crowds, clowns, contempt, and cacophony


The art gods cooked up something special for James Ensor. This avant-garde painter’s decisive moment came in a salon show in Brussels in 1887 (the same year the gods had Van Gogh meet Gauguin). Ensor was a co-founder of a group called “the Twenty,” living with his mother at 27, and doing all right in his native Belgium. That year, he exhibited a breakthrough series of large, smoky drawings of Christ in modern-day settings. As fate had it, they were installed near Georges Seurat’s epic, world-changing A Sunday on La Grande Jatte. Reactions to Ensor’s work were mixed at best. Many critics and viewers, including his artist friends, enamored of Seurat’s ideas and methods, found Ensor’s religious subject matter and murky drawings “fatally retrograde.” (The criticism set him off; he referred to “bizarre Pointillists operating behind the scenes,” of being “surrounded by hostility” and “mean vile attacks.” He condemned Impressionists as “superficial daubers suffused with traditional recipes.”) Today, Ensor is still squaring off against the master of speckles. The L.A. Times critic Christopher Knight calls him “the anti-Seurat.” Ensor’s swirling surfaces, kaleidoscopic color, corkscrewing space, fluttery fevered touch, and fiendish feel for facial features and fanfare make him, with El Greco, one of the great weird painters of all time. At the Museum of Modern Art’s diligent, disciplined Ensor retrospective, you can see that he was better than just about anyone at painting crowds, clowns, contempt, and cacophony.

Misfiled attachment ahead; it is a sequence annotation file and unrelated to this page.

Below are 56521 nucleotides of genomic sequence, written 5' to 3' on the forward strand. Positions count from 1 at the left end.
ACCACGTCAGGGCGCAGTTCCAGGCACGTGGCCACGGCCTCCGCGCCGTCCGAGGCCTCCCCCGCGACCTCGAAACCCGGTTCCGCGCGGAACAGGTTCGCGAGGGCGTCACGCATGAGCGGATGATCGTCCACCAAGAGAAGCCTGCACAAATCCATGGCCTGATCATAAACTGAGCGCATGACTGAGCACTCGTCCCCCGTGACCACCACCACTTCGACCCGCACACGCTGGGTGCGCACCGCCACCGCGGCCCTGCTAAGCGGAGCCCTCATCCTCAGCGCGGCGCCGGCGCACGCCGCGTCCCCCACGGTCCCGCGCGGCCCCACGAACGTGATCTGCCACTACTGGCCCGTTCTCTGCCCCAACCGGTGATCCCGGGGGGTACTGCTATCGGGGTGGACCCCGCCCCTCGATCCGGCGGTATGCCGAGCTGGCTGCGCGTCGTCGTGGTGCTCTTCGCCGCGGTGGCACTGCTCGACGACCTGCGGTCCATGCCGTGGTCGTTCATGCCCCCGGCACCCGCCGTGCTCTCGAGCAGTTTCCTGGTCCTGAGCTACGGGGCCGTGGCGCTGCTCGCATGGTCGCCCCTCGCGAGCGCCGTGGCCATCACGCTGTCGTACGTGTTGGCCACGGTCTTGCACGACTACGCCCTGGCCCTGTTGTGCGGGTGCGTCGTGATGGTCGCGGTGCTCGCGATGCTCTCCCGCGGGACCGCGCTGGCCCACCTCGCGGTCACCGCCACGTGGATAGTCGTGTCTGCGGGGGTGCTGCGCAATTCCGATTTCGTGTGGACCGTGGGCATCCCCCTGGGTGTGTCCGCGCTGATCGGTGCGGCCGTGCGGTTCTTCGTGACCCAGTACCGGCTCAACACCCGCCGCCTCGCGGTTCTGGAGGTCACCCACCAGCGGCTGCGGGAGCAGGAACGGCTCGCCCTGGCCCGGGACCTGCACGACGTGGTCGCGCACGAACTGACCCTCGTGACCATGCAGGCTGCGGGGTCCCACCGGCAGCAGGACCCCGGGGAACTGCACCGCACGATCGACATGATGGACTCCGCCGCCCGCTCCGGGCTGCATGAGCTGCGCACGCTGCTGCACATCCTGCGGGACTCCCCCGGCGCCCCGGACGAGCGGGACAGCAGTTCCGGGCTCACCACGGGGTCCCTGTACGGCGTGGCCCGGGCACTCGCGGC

more from Jerry Salz at New York Magazine here.